Segment-specific differences in the inward rectifier K+ current along the renal interlobular artery
Chilton, Lisa, Smirnov, Sergey V., Loutzenhiser , Kathy, Wang, Xuemei, and Loutzenhiser, Rodger (2011) Segment-specific differences in the inward rectifier K+ current along the renal interlobular artery. Cardiovascular Research, 92 (1). pp. 169-177.
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Aims: We investigated the role of the inward rectifier K+ channel (KIR) in the renal interlobular artery (ILA). The ILA supplies the afferent arteriole and ranges in diameter from >100 µm near its origin at the arcuate artery to <30 µm at its most distal segment.
Methods and results: Vasodilatory responses to elevated extracellular K+ (15 mmol/L) and vasoconstrictor responses due to KIR blockade by Ba2+ (10–100 µmol/L) were assessed in in vitro perfused hydronephrotic rat kidneys. The distal ILA (26 ± 1 µm) exhibited K+-induced dilation and Ba2+-induced vasoconstriction, whereas neither response was observed in the proximal ILA (108 ± 3 µm). The intermediate ILA (55 ± 1 µm) exhibited a modest K+-induced vasodilatation, but no Ba2+-induced vasoconstriction. The K+-induced dilations were blocked by Ba2+, but not by ouabain. Ba2+-induced depolarization, measured in ILA segments from normal kidneys, decreased with the increasing diameter. Patch-clamp studies demonstrated that the KIR current (IKIR) density also was inversely correlated with ILA segment diameter. Myocytes from afferent arterioles and distal ILAs exhibited similarly large IKIR, whereas this current was absent in proximal ILA myocytes. Finally, we found that Ba2+ attenuated myogenic vasoconstriction, suggesting an involvement of IKIR. The previously shown pattern of myogenic reactivity of the ILA (distal > intermediate > proximal) mirrors the distribution of IKIR reported in the present study, further supporting a role for IKIR.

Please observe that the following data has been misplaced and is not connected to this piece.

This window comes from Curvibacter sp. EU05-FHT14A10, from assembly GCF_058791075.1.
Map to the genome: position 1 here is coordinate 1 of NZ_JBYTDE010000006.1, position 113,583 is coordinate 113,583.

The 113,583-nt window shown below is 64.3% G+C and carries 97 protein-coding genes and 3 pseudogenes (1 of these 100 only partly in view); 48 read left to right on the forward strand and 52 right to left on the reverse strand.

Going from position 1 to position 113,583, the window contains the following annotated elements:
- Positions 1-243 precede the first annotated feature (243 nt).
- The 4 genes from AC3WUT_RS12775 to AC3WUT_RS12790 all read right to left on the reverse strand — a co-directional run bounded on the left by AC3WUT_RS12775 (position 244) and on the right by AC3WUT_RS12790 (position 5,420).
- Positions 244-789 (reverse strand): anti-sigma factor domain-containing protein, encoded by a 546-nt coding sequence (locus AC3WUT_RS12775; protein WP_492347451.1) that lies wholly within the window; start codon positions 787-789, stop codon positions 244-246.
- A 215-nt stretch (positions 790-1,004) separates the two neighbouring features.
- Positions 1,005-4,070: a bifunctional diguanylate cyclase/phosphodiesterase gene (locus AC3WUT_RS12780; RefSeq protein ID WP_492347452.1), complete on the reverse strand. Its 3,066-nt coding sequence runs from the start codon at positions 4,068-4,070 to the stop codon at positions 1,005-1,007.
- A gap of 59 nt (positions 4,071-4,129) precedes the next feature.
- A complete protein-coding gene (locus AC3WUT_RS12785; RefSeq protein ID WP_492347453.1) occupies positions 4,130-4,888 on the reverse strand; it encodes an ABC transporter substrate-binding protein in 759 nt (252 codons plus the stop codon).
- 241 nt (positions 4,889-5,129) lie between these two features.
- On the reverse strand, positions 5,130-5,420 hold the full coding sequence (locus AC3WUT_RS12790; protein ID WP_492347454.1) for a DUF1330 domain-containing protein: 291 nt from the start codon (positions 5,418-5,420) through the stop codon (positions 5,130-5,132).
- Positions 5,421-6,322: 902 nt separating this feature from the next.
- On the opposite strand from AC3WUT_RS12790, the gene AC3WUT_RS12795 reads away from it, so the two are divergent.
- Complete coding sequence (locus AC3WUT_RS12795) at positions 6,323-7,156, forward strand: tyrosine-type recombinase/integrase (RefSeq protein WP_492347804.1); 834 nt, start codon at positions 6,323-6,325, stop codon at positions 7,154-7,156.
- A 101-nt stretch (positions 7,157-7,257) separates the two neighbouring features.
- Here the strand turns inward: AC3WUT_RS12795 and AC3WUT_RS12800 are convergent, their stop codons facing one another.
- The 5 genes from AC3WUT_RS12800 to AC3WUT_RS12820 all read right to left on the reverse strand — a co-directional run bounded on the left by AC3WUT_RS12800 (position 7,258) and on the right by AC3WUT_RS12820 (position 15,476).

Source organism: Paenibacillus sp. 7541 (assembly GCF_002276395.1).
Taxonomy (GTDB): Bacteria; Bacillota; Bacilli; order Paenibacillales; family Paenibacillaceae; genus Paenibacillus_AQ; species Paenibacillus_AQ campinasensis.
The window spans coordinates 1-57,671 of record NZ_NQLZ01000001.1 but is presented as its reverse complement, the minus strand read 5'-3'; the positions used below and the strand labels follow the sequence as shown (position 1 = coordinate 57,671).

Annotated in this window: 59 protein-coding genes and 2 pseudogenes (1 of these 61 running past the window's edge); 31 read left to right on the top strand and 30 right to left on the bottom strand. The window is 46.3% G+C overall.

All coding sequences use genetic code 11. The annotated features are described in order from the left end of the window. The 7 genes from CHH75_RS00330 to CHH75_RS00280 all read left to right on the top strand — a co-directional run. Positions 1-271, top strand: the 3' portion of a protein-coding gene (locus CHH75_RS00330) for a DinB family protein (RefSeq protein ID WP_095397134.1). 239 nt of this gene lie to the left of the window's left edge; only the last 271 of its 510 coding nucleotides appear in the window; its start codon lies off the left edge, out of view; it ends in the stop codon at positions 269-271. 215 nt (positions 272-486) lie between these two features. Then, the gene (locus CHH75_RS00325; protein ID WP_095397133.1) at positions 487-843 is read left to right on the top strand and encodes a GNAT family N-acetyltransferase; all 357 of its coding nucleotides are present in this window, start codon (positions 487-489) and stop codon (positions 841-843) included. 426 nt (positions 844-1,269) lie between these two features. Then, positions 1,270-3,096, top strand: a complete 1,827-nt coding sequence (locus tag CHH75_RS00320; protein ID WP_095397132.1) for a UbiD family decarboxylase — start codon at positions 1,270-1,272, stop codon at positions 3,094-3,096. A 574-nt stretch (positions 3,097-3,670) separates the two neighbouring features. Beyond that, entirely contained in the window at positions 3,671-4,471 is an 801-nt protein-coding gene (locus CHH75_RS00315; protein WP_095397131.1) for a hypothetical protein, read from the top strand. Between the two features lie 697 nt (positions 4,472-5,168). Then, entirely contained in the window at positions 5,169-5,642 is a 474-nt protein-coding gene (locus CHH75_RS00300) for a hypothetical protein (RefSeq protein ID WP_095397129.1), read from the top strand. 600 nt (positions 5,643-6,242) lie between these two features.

Conclusion: Our findings indicate differences in the magnitude of IKIR along the ILA and suggest that the influence of KIR on reactivity increases as vessel diameter decreases from proximal to distal regions.